Aquarium CO2 (carbon dioxide) is used by plants during photosynthesis to build new cells for plant growth. Most freshwater aquatic plants rely entirely on the carbon dioxide that is dissolved in the water unless they manage to get leaves above the surface which will allow them to use the carbon dioxide in the air.
The things that can restrict plant growth in your planted aquarium are light, carbon dioxide, and nitrate levels. The light is entirely within your control. If you have fish in your tank, the aquarium nitrogen cycle will convert their waste into nitrates which are a natural plant fertilizer, so the only thing that is likely to restrict plant growth is aquarium CO2 levels.
- Three ways to supply CO2 for planted aquariums
- How does a pressurized CO2 supply system work?
- Main CO2 regulator components and accessories
- Best CO2 regulator for planted tank reviews
- FZONE Aquarium CO2 Regulator Mini-Series V3.0, Triple-Stage
- FZONE Aquarium CO2 Paintball Regulator, single-stage
- FZONE Aquarium CO2 Regulator DC Solenoid Mini, budget option
- FZONE Pro Series CO2 Regulator for large planted tanks, dual-stage
- Fluval Mini Pressurized CO2 Kit for nano planted tanks
- Basic AQUA TEK CO2 Regulator with solenoid
- Other CO2 accessories for planted aquariums
- How much CO2 for planted tanks?
- How to measuring CO2 in Your Aquarium?
- Does your tank need a CO2 system?
- Frequently asked questions
Three ways to supply CO2 for planted aquariums
DIY CO2 system
Estink DIY CO2 Generator Aquarium Plant System Kit
I’ll start with the cheapest first. A carbon dioxide bio-system consists of a large soda bottle with a hole cut in the screw top to take a tube. It is then a case of adding yeast, water, and sugar (in small quantities). This will start to ferment and produce carbon dioxide which is delivered to the water via the tube and an air-stone, bubbling up through the water and being dissolved in the process.
This method is cheap and easy. Before you go rushing out spending hard-earned money on an aquarium CO2 system, this method is fun to try first, especially with the easy to care for starter plants.
ISTA CO2 Tablet 100 TAB Carbon dioxide
You can get carbon dioxide tablets which are converted into gas in the water allowing carbon dioxide to slowly bubble off the surface.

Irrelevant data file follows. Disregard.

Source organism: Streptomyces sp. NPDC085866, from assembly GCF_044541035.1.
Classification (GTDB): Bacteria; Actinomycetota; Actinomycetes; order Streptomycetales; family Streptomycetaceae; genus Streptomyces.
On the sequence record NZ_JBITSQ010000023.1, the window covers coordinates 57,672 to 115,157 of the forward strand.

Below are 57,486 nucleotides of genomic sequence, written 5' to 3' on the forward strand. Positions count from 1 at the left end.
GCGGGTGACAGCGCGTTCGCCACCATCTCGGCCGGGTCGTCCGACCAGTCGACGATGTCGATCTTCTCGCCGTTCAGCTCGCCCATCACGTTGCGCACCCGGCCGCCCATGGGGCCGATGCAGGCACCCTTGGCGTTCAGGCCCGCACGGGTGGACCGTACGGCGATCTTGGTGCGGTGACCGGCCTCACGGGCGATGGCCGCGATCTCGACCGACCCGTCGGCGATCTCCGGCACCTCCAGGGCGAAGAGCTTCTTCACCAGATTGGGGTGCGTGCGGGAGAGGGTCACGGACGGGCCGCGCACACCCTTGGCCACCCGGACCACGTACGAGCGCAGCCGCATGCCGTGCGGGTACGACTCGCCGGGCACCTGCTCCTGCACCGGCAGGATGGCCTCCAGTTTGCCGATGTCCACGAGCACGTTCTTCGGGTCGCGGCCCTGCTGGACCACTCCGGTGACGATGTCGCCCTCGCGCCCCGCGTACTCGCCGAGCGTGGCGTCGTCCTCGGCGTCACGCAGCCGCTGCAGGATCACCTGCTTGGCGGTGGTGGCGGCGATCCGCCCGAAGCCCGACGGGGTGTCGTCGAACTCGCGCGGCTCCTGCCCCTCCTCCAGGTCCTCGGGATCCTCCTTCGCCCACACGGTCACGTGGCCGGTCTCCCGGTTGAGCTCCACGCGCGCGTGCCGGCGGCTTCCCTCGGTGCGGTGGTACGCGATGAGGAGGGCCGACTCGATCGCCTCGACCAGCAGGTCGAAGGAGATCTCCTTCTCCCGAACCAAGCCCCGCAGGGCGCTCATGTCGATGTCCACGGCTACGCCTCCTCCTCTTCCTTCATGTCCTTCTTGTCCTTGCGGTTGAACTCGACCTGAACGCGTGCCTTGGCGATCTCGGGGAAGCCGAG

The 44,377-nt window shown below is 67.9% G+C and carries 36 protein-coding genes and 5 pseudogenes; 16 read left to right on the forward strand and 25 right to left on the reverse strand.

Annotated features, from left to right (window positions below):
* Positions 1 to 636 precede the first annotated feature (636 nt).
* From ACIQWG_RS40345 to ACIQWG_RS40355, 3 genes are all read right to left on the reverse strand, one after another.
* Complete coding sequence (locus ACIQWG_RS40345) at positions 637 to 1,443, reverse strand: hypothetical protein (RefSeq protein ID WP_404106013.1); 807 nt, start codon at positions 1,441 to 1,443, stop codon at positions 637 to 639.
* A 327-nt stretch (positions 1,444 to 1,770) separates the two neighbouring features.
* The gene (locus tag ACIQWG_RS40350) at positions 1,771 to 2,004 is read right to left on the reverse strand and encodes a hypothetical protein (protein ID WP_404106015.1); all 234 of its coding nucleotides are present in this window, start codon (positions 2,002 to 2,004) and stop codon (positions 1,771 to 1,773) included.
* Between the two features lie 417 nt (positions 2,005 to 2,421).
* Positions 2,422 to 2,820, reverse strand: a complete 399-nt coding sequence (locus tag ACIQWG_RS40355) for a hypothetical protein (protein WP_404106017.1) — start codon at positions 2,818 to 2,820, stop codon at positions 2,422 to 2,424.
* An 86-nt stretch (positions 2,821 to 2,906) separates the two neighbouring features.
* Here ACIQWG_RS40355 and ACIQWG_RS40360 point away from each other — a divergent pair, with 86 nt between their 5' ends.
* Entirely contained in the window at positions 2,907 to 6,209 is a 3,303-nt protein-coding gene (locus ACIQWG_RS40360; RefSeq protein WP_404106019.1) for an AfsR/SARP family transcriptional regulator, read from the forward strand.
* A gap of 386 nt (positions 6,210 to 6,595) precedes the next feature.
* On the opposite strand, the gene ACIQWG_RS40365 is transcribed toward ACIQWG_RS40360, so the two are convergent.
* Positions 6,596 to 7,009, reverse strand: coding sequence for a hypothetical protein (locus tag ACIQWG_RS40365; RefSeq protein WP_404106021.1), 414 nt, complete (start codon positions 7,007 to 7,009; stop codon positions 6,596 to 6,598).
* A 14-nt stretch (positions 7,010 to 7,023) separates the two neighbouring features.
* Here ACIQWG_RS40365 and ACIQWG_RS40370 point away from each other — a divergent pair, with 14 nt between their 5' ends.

Pressurized CO2 supply system
Finally, a carbon dioxide mechanical system delivers carbon dioxide in the same way but uses bottled carbon dioxide and usually uses a gas regulator and needle valve. These are available commercially if you don’t want to go the DIY route. This would need to be used in conjunction with a carbon dioxide monitor to ensure that the levels don’t get too high and start affecting the pH level.
All of these systems need to set up to turn off during nighttime hours. With the exception of the bio-system this can be done by connecting them to the same timer as the lights so that when the photosynthesis goes into reveres and the plants start producing carbon dioxide, you are not adding to it.
How does a pressurized CO2 supply system work?
Pressurized CO2 supply system
Understanding exactly how a pressurized CO2 system works can seem confusing at first. It requires a few instruments that, if you are new to planted aquariums, seem really difficult to work with. Once you understand how and why it works, it will all make sense and greatly increase your success in growing aquatic plants.
The first thing to know is that all pressurized CO2 systems require a pressurized CO2 canister. The CO2 is at such high pressure in the canister, turning it into a liquid at the bottom of the canister. To be able to get the CO2 to convert back into a gas and not blow a hole into your wall, you then need to attach a CO2 regulator.
The regulator then reduces the pressure of the CO2 coming out of the tank, converting it back into its gas form, making it safe to release the CO2.
CO2 diffuser in a planted tank
The lower pressure then pushes the CO2 gas through CO2 rated airline tubing to a diffuser inside your aquarium. The diffuser converts the CO2 gas into tiny micro-bubbles. Those micro-bubbles are easily absorbed by the water, helping your plants to photosynthesis.
That is the basics of how a CO2 system works. In between the regulator valve and the diffuser in your aquarium are a couple of important pieces of equipment that will ensure that you are the most successful in adding CO2 to your planted aquarium.
Main CO2 regulator components and accessories
So, you know that you need a pressurized CO2 canister (cartridge), and a regulator to be able to get the CO2 safely from the CO2 cartridge. This section is going to break down all components of a CO2 regulator and how to set it up properly to input the right amount of CO2 into your planted aquarium.